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Old 06-24-2017, 09:25 PM
 
Location: Long Island
4,194 posts, read 2,056,687 times
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Originally Posted by functionofx View Post
Each had strengths and weaknesses. My guess is a case could be made for either person being the smartest. Elites today may prefer Hamilton, Jefferson would be considered living in a bucolic fantasy world by many modern elite historians.
In 1926, Vernon L. Parrington’s Main Currents in American Thought extensively compared Jefferson and Hamilton. I think his overly-favorable treatment of Jefferson would seem quaint to most modern readers, but his criticism of Hamilton is so on-target that I can’t resist quoting (and adding emphasis to) some of it:
He accepted frankly the principle of exploitation. He was convinced that the interests of the manufacturers were one with the national interests, and he proposed to put the paternal power of the government behind them. With the larger social effects — the consequences to the working classes, congestion of population, the certainty of a labor problem — he concerned himself no more than did contemporary English statesmen. He was contemptuous of Jefferson’s concern over such things. He had no Physiocratic leanings towards agriculture; material greatness alone appealed to him; and he contemplated with satisfaction the increase in national wealth that would accrue from levying toll upon the weak and helpless.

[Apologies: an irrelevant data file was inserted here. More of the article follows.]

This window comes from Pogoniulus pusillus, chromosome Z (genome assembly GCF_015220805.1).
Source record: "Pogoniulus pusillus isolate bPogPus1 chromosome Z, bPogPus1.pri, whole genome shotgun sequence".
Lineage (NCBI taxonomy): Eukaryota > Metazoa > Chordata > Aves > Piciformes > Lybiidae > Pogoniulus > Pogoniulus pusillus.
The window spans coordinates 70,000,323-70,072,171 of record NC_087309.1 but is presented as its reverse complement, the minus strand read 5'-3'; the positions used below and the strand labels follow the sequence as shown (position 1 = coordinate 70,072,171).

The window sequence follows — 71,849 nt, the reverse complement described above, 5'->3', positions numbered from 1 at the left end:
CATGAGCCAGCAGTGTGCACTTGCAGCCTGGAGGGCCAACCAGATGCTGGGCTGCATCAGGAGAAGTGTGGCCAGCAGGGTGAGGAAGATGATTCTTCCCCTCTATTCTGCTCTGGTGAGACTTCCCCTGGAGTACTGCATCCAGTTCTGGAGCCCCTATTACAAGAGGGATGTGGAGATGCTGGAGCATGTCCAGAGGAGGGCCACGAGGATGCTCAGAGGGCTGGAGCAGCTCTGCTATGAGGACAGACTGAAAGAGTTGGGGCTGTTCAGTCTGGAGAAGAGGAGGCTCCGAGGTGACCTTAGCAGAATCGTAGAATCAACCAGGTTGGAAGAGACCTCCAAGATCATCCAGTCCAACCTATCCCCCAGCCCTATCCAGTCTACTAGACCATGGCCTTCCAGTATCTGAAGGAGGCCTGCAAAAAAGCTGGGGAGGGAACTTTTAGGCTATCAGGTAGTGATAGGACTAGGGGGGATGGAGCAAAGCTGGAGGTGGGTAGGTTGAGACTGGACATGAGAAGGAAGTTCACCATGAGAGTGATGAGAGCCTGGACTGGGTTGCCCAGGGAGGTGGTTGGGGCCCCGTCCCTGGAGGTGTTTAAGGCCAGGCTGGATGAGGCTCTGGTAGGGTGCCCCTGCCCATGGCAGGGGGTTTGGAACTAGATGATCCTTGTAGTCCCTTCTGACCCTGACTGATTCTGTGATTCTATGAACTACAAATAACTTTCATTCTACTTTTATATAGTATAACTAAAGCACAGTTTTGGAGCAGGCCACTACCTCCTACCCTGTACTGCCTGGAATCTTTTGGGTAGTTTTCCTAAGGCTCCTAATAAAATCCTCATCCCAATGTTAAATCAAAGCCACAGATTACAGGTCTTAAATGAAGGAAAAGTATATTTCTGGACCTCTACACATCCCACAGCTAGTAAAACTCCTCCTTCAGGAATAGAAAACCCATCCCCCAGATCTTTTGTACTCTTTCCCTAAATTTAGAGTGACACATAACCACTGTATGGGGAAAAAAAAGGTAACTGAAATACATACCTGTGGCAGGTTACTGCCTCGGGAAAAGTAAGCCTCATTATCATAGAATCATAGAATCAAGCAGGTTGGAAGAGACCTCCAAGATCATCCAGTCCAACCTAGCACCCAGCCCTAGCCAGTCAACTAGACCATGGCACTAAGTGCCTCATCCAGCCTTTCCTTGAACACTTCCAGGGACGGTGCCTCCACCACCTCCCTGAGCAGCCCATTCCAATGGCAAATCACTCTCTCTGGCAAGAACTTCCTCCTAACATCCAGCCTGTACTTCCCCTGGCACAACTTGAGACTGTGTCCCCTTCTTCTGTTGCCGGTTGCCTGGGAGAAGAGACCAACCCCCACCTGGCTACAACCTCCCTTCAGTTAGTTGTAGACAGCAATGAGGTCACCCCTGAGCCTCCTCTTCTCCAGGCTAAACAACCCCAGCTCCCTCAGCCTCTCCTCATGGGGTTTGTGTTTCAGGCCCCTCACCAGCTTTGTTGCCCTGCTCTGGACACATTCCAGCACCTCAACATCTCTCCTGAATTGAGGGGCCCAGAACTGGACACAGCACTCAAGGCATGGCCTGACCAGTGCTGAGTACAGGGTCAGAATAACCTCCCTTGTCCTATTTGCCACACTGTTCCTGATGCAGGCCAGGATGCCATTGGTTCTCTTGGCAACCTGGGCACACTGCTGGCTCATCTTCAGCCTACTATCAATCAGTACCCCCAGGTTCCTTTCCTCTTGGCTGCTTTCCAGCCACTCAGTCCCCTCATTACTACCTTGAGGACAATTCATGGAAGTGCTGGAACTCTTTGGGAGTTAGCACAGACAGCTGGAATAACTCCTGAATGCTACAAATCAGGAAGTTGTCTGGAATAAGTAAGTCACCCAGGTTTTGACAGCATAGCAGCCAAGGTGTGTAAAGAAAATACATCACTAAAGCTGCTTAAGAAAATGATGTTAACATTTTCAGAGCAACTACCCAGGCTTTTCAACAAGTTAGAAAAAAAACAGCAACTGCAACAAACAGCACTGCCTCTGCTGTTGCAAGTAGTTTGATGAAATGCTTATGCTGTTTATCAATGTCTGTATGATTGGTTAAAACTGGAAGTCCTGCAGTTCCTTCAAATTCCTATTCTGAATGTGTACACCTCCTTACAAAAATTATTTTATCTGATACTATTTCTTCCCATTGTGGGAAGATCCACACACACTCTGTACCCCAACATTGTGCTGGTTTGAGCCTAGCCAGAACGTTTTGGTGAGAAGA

. . . .